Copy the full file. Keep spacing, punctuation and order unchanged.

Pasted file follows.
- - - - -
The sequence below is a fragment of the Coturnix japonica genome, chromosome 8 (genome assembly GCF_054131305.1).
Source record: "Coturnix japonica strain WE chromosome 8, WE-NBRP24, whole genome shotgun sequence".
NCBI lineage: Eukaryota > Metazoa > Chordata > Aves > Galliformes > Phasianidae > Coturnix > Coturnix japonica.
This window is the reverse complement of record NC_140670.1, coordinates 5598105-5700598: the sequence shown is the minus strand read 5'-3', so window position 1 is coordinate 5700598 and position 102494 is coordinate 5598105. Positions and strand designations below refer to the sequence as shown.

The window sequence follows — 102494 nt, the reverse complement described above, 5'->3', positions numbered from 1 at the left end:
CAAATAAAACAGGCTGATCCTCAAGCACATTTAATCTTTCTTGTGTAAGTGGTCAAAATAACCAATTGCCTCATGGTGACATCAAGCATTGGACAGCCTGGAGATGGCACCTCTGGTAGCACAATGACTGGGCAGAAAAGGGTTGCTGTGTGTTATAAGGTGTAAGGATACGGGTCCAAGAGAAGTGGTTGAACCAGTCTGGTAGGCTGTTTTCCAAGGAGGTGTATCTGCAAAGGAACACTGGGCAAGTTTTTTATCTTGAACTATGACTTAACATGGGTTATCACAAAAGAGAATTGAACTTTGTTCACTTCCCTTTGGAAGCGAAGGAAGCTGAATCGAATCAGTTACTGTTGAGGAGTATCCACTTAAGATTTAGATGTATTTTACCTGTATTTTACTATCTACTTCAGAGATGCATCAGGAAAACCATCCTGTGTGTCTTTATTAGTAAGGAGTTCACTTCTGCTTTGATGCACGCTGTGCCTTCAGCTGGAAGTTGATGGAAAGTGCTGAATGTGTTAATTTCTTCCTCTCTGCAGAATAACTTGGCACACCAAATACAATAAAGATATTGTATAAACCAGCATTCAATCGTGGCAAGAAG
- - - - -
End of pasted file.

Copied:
The sequence below is a fragment of the Coturnix japonica genome, chromosome 8 (genome assembly GCF_054131305.1).
Source record: "Coturnix japonica strain WE chromosome 8, WE-NBRP24, whole genome shotgun sequence".
NCBI lineage: Eukaryota > Metazoa > Chordata > Aves > Galliformes > Phasianidae > Coturnix > Coturnix japonica.
This window is the reverse complement of record NC_140670.1, coordinates 5598105-5700598: the sequence shown is the minus strand read 5'-3', so window position 1 is coordinate 5700598 and position 102494 is coordinate 5598105. Positions and strand designations below refer to the sequence as shown.

The window sequence follows — 102494 nt, the reverse complement described above, 5'->3', positions numbered from 1 at the left end:
CAAATAAAACAGGCTGATCCTCAAGCACATTTAATCTTTCTTGTGTAAGTGGTCAAAATAACCAATTGCCTCATGGTGACATCAAGCATTGGACAGCCTGGAGATGGCACCTCTGGTAGCACAATGACTGGGCAGAAAAGGGTTGCTGTGTGTTATAAGGTGTAAGGATACGGGTCCAAGAGAAGTGGTTGAACCAGTCTGGTAGGCTGTTTTCCAAGGAGGTGTATCTGCAAAGGAACACTGGGCAAGTTTTTTATCTTGAACTATGACTTAACATGGGTTATCACAAAAGAGAATTGAACTTTGTTCACTTCCCTTTGGAAGCGAAGGAAGCTGAATCGAATCAGTTACTGTTGAGGAGTATCCACTTAAGATTTAGATGTATTTTACCTGTATTTTACTATCTACTTCAGAGATGCATCAGGAAAACCATCCTGTGTGTCTTTATTAGTAAGGAGTTCACTTCTGCTTTGATGCACGCTGTGCCTTCAGCTGGAAGTTGATGGAAAGTGCTGAATGTGTTAATTTCTTCCTCTCTGCAGAATAACTTGGCACACCAAATACAATAAAGATATTGTATAAACCAGCATTCAATCGTGGCAAGAAG